Axolotl Care 101: Definitive Guide to the Mexican Walking Fish

“Exotic,” “unique,” and “uncommon.” These are some of the words that describe axolotls. Many people don’t have a clue what the animal is or ever heard of it before, let alone think of keeping one as a pet.

Caring for an axolotl is not difficult considering its minimal care requirements. The unusual animal is hardy and can live up to 10 years if kept in an aquatic environment with the correct water temperature. While an axolotl is more forgiving than an aquarium fish in terms of water quality, it is important to keep the water clean using a filter with low flow.

This article is for you if you’re considering an axolotl for a pet. You will find useful and need-to-know information before you buy one. This will help you to properly care for the weird fish-like creature.

You’re in luck if you’re simply curious about the less-known axolotl because you’re about to get clarifying answers to many of the common axolotl-related questions.

What is an Axolotl?

At first glance, an axolotl looks like a cross between a fish and a lizard, or even a frog, depending on how you look at it.

The Mexican walking fish, as it is fondly called, has features and adaptations that resemble a fish, lizard, and frog. It has gills like a fish, four legs, and a long tail like frogs and lizards, and it lives in water.

Obviously, it is not a lizard because lizards don’t live in water. It is not a fish, too, since fish don’t have legs. Instead, it is an amphibian related to the tiger salamander.

Full-grown axolotls can grow to a length of 12 inches (measuring from the nose to the tail’s tip) and can weigh up to 10.5 ounces.

These amphibians have little stumps for teeth, so they don’t really chew food. It won’t hurt if they bite you but they can chop off each other’s tails, feet, and gills when they bite each other. Fortunately, they are known for their impressive regenerative ability. That means nearly all their body parts can grow back when cut off.

Just don’t cut off your pet’s head in the hope that it will re-grow! Once the head and brain are off, there’s no means to communicate with the nervous system and other organs to activate the regeneration process.

Where do Axolotls Come From?

The scientific name for axolotl is Ambystoma mexicanum. Okay, it might not be obvious, but “mexicanum” sounds a lot like Mexico, giving us a hint to the origins of the water animal.

Axolotls come from the Valley of Mexico (Ambystoma mexicanum literally means “Mexican salamander”). They are found in only two water bodies in the entire world, namely, Lake Chalco and Lake Xochimilco.

Both lakes are still-water bodies and have considerably low temperatures. Keep that in mind when you set up a tank for your pet axolotl.

Unfortunately, axolotls are an endangered species due to increasing human activities that pollute and degenerate the water conditions.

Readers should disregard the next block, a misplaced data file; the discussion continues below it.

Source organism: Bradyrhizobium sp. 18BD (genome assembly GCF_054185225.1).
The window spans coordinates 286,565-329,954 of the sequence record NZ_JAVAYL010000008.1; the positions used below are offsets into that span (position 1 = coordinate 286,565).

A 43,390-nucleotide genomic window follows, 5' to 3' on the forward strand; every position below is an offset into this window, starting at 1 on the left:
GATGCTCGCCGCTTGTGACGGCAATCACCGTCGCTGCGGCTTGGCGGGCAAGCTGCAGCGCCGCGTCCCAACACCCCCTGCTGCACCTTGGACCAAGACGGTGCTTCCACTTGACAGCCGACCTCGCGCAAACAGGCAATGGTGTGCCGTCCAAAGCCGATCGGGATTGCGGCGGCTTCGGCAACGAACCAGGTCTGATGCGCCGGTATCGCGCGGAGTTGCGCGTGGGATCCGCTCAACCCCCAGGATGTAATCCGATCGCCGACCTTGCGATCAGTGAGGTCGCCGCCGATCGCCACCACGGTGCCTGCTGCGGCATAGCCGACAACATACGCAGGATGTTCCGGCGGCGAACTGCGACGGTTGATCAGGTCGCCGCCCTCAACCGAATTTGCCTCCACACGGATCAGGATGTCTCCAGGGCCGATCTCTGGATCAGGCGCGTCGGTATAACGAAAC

Quick fact: Axolotl is a Spanish word (originally pronounced “ajolote”) that means water-servant, water-slave, or water monster.

Axolotl Suitability Checklist

You may like the idea of keeping an exotic pet like the axolotl but before you head off to a fish pet store to buy one, I’ll strongly suggest you take a few minutes to consider the following.

While they are generally easy to care for and ideal for beginner pet owners, this suitability checklist will help you determine if an axolotl is a good pet for you.

1. Do you want a sociable pet?

Axolotls are not social creatures although they are not unfriendly. They are solitary animals, so they keep to themselves and prefer to be left alone. They spend most of their time hiding from light and don’t interact much with their human owners or other tank mates (unless they are mating).

Touching might not kill or hurt an axolotl but if you want a pet you can pick up and cuddle, an axolotl is not for you.

2. Can you deal with a messy water creature?

Here’s the deal; axolotls are very messy amphibians and will quickly fill their tank with poop dust. You will have to deal with changing the water often in addition to using a good water filtration system.

3. Are you okay with chopping live earthworms?

Earthworms are the go-to food for axolotls. You shouldn’t own one if you are uncomfortable handling earthworms. If the idea of chopping live earthworms disgusts you, it is probably best to buy another type of aquarium pet.

4. Is the creature outlawed in your area?

It is illegal to own a pet axolotl in some states of the US. For example, the creature is outlawed in places like New Jersey, Maine, Virginia, and California. I strongly recommend checking your local exotic pet laws before buying an axolotl.

Quick fact: Axolotls remain juvenile in behavior and appearance even in adulthood.

Shopping List for Axolotl

Here’s a shopping list you can use to get all the supplies you need before you buy an axolotl:

  1. A 20-gallon tank for one axolotl.
  2. Digital thermometer to monitor the water temperature.
  3. Aquarium water tester kit to monitor pH levels
  4. Good filtration system with low flow. A sponge filter or spray bar are excellent choices.
  5. Fine sand is an ideal substrate for the tank. You want to avoid using gravel. Your pet might swallow pieces of gravel, which can cause gut impaction and even death. It is okay to have a bare bottom tank (no substrate) if you don’t want to use fine sand. Besides, adding no substrate to the aquarium makes spot cleaning a lot easier.
  6. Plenty of hides. Provide lots of hiding spots for your pet, especially at a very young age.
  7. Chiller, ice, or fan to keep the water cool.
  8. Aquarium décors, including live plants, driftwood, and fake plants are okay. Keep in mind that live plants can be uprooted or crushed under the weight of the axolotl when they rest on the plants.
  9. Turkey baster for spot cleaning.